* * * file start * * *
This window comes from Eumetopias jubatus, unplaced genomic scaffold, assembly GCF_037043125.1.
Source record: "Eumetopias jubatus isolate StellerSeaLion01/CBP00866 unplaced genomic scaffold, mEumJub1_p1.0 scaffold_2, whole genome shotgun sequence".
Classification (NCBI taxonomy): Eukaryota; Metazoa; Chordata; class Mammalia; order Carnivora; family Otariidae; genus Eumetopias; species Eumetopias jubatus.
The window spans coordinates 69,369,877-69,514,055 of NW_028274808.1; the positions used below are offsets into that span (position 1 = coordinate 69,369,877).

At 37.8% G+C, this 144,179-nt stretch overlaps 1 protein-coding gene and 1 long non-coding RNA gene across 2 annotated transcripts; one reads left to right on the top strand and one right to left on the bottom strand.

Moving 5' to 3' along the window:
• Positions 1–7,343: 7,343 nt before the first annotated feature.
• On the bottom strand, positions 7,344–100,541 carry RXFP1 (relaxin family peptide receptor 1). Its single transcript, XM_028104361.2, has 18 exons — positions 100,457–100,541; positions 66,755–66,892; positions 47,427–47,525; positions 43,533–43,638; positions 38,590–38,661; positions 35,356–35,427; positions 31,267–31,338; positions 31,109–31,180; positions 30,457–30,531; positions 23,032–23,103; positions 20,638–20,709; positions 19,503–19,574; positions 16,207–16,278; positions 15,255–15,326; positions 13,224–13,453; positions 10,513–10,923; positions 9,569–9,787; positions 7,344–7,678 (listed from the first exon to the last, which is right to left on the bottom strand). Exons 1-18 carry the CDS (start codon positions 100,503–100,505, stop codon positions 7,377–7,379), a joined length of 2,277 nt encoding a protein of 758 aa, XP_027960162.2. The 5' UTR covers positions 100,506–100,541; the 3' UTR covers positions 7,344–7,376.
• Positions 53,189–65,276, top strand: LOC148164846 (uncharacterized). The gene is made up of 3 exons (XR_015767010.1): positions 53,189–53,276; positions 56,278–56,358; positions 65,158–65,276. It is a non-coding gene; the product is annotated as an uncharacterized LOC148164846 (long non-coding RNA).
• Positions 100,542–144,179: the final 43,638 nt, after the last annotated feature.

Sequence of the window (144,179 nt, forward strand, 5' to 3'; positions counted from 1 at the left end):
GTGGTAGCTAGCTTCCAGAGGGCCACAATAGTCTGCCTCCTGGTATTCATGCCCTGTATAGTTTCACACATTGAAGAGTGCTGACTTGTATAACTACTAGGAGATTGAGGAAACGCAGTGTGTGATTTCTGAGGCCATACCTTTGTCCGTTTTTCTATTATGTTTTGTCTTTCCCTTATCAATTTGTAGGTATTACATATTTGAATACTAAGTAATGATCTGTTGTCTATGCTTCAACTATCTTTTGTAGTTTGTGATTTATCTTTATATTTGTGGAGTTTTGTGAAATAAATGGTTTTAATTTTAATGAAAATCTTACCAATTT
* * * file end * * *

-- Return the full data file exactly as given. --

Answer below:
This window comes from Eumetopias jubatus, unplaced genomic scaffold, assembly GCF_037043125.1.
Source record: "Eumetopias jubatus isolate StellerSeaLion01/CBP00866 unplaced genomic scaffold, mEumJub1_p1.0 scaffold_2, whole genome shotgun sequence".
Classification (NCBI taxonomy): Eukaryota; Metazoa; Chordata; class Mammalia; order Carnivora; family Otariidae; genus Eumetopias; species Eumetopias jubatus.
The window spans coordinates 69,369,877-69,514,055 of NW_028274808.1; the positions used below are offsets into that span (position 1 = coordinate 69,369,877).

At 37.8% G+C, this 144,179-nt stretch overlaps 1 protein-coding gene and 1 long non-coding RNA gene across 2 annotated transcripts; one reads left to right on the top strand and one right to left on the bottom strand.

Moving 5' to 3' along the window:
• Positions 1–7,343: 7,343 nt before the first annotated feature.
• On the bottom strand, positions 7,344–100,541 carry RXFP1 (relaxin family peptide receptor 1). Its single transcript, XM_028104361.2, has 18 exons — positions 100,457–100,541; positions 66,755–66,892; positions 47,427–47,525; positions 43,533–43,638; positions 38,590–38,661; positions 35,356–35,427; positions 31,267–31,338; positions 31,109–31,180; positions 30,457–30,531; positions 23,032–23,103; positions 20,638–20,709; positions 19,503–19,574; positions 16,207–16,278; positions 15,255–15,326; positions 13,224–13,453; positions 10,513–10,923; positions 9,569–9,787; positions 7,344–7,678 (listed from the first exon to the last, which is right to left on the bottom strand). Exons 1-18 carry the CDS (start codon positions 100,503–100,505, stop codon positions 7,377–7,379), a joined length of 2,277 nt encoding a protein of 758 aa, XP_027960162.2. The 5' UTR covers positions 100,506–100,541; the 3' UTR covers positions 7,344–7,376.
• Positions 53,189–65,276, top strand: LOC148164846 (uncharacterized). The gene is made up of 3 exons (XR_015767010.1): positions 53,189–53,276; positions 56,278–56,358; positions 65,158–65,276. It is a non-coding gene; the product is annotated as an uncharacterized LOC148164846 (long non-coding RNA).
• Positions 100,542–144,179: the final 43,638 nt, after the last annotated feature.

Sequence of the window (144,179 nt, forward strand, 5' to 3'; positions counted from 1 at the left end):
GTGGTAGCTAGCTTCCAGAGGGCCACAATAGTCTGCCTCCTGGTATTCATGCCCTGTATAGTTTCACACATTGAAGAGTGCTGACTTGTATAACTACTAGGAGATTGAGGAAACGCAGTGTGTGATTTCTGAGGCCATACCTTTGTCCGTTTTTCTATTATGTTTTGTCTTTCCCTTATCAATTTGTAGGTATTACATATTTGAATACTAAGTAATGATCTGTTGTCTATGCTTCAACTATCTTTTGTAGTTTGTGATTTATCTTTATATTTGTGGAGTTTTGTGAAATAAATGGTTTTAATTTTAATGAAAATCTTACCAATTT